I was all set to cut my 8 stretchers when it occurred to me, that I should sand first. The voice in my head, with a thick German accent, said I was being 'Stupid'. I didn't listen to my inner German voice and I went ahead and started to sand. While I was sanding, I noticed several things. The first was that sanding one long piece was easier than sanding 4 little pieces. The second was that I didn't need to clamp and unclamp everything so often. Now admittedly, I would have used bench cookies were I sanding 11 inch pieces, to do the four inch faces, but still, it seemed more efficient. The third aspect that I really liked was that I didn't have to change the sand paper as often. I started with 50 grit on the belt sander. I then changed to 80, 150, and 220 on the mouse sander. I went through this cycle with each of the 4 sides. Obviously there would have been 4 times more grit changes, had I sanded each piece individually.



So that was all I did today, with regards to my woodworking. I sanded a 2×4. Not very dramatic or sexy, I will admit, but that is today's report. I feel I have let my reading public down. I have brought great shame to myself, my family, my ancestors, my sister's cat, and several neighbors here in Martelle. I can live with that.



On an entirely different note, today has been a banner day for the readership of the old blog. It is interesting that the eastern sea board, completely shut down by snowmageden, has had a fair number of people turning to my article on creating the cauls. The normal readership, which does not count the several hundred wonderful people which read the blog on Lumberjocks, is around 100, with the largest contingent being the 12 people from St. Louis who started reading a week or two ago. As of the writing of tonight's rambling, the number of people who stopped by to check out the blog was 261, with 77.78% being new visits. I don't know how many of those will return to see this post, but to those that do, I say, Thanks a bunch. I hope the snow melts for you quickly. And to the 12 from St. Louis I ask, do you know Eric Liu?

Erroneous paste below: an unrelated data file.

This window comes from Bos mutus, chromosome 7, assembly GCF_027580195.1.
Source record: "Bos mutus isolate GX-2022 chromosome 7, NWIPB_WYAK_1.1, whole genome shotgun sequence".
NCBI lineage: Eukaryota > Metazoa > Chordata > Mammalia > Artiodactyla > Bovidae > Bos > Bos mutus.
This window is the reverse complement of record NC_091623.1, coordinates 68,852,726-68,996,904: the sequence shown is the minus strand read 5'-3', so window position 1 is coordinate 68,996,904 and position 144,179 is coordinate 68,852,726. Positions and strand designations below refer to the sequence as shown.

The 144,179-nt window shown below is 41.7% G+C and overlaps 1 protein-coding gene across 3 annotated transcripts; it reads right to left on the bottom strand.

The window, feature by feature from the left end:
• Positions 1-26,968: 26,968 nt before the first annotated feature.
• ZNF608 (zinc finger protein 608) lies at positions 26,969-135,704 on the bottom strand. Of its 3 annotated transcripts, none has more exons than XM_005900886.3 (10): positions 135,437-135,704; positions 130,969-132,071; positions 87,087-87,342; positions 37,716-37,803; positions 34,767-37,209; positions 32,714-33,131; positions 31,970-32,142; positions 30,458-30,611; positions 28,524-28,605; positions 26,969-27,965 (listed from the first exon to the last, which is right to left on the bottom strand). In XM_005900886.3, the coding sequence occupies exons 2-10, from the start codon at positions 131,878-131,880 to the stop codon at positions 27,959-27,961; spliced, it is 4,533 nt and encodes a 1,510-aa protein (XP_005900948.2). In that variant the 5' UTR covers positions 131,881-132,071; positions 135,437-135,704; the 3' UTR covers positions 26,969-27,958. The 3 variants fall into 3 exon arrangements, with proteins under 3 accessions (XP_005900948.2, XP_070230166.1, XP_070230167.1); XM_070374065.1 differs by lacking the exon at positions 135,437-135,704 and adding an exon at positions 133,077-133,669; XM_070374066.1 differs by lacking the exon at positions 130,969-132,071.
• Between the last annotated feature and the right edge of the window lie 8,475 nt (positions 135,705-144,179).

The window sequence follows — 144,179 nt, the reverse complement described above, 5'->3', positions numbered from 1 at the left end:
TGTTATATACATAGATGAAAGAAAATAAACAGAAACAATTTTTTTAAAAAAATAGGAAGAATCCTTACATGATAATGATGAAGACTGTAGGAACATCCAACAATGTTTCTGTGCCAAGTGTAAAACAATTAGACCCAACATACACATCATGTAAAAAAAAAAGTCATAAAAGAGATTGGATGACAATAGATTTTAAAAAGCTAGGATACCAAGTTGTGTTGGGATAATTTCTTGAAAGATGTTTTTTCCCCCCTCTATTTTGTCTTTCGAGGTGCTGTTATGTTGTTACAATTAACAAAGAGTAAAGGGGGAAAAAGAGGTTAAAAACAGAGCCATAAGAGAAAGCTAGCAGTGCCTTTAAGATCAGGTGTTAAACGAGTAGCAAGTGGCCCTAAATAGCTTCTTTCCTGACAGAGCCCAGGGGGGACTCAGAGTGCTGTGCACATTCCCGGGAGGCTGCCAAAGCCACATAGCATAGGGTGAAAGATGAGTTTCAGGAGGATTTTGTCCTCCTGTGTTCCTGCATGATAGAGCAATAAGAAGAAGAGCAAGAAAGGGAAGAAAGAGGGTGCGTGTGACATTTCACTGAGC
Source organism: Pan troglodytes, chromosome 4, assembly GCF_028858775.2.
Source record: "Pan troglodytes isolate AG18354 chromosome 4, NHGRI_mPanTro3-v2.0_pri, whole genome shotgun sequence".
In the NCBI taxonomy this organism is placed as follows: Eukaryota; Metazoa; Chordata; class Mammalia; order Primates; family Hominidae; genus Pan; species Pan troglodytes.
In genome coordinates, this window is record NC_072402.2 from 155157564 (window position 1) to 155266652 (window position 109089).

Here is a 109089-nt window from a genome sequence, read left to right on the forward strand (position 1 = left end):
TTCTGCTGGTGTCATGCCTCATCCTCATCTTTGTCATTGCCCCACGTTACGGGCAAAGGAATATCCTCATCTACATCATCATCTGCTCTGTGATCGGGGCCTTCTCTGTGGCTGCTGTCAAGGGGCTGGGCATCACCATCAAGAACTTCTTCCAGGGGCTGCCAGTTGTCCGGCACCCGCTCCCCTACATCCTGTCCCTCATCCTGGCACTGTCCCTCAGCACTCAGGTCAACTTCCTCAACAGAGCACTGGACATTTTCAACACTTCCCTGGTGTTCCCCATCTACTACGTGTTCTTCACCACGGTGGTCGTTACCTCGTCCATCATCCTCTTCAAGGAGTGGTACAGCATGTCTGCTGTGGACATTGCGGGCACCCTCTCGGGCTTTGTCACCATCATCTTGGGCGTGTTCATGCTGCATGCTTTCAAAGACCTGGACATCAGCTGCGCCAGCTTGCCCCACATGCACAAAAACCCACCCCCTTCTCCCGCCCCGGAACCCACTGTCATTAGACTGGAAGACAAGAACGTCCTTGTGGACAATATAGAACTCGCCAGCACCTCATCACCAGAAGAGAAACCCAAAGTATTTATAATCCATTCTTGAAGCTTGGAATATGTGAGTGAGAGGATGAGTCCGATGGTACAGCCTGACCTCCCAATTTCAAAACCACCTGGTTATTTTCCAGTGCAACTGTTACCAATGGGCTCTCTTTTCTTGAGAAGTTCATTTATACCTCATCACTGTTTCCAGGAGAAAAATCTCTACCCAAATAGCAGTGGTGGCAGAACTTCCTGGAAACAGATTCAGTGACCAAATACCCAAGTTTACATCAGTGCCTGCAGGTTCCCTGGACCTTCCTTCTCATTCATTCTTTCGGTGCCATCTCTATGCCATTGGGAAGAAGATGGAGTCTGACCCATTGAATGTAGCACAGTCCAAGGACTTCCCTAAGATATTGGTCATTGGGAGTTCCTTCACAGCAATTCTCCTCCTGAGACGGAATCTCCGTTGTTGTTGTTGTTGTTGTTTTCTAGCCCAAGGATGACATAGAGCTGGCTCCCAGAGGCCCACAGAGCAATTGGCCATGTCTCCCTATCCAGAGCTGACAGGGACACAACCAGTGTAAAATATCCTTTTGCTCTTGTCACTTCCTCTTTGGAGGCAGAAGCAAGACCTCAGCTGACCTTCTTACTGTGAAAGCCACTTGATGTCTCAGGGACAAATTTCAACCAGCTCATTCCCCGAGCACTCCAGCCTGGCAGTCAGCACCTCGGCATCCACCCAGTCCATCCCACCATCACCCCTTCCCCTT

Brian,
I have an older Veritas router table system and I have never pierced its beautiful skin with a drill.
By the time a good sized router is attached, its heavy enough to stay right where it belongs, in the .125" depress.
You're going to love your router table.
I built mine into the far right extension of my tablesaw, so I can use the Beisemyer fence for both functions.
Carry on, Sir!
Cheerio!
d
ps, I just asked the Google to show me Martelle.
Quaint.
Next to the mighty Route 1 at the intersection of Martelle Road.
Handy to Cedar Rapids and not too far from the Metropolis of Chicago.
I have a sister in Keokuk.
Sorry, that wasn't a hairball, just me trying to say that name.
d
 

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Her Name is Angie



The response to yesterday's blog, "I Suck", was tremendous. The number of views went way up. I can only assume that there were a great number of people who agree whole heartedly, and likely have had this opinion for some time. When they saw the title, they were eager to revel in my realization, of that which they had always known. The comments were wonderful. I responded to a number of them and I looked up a lot of the products that people suggested. I am much smarter today. Thanks everyone.

I love math. I love the precision. I know that if I measure an identical distance on two pieces of wood, that given a slope of zero, when I drill, the holes will line up. It is simple math. I feel that it is important to show what happens when you drill one hole with a positive slope and one with a negative slope. As you can see it is not even close. This concludes my complaining about yesterday's misadventures, and now on to your regularly scheduled blog.



Social media is a wonderful thing. It allows us to meet new people, find wonderful blogs, join groups that are made up of people who share similar interests. Social media also allows one to be found. Yesterday I was found by a ghost from my past.

In the year nineteen hundred and eighty-five there was a girl; a young woman really, with curly blonde hair, an encyclopedic knowledge of sports, and gift for trash talking. I thought she was the cat's meow, and you know how I feel about cats. Admittedly, the saying, 'The Cat's Meow', had gone out of fashion in the late 20's, but I enjoy going 'old school', now and again. I digress.

She didn't think I was the cat's anything, but I was determined. I imagined that I would win her heart in a week or two, much like I imagined that when the holes were drilled in the router table legs, I would only have to tweak one or two of the sixteen. Angie was not so cooperative and fancied another boy. Of the sixteen holes, fourteen of them were hideously wrong.

After a couple of months of me not getting the hint; she just gave up and decided to go out with me. I still remember the first time I took her home to meet the parents. My father and Angie got into a serious sports conversation. I love sports, but Angie, was the 'Son' my father never had. I digress again. The point is that I wore her down, and I used this same determination today, to whip the legs into shape. The holes now line up. I am thrilled.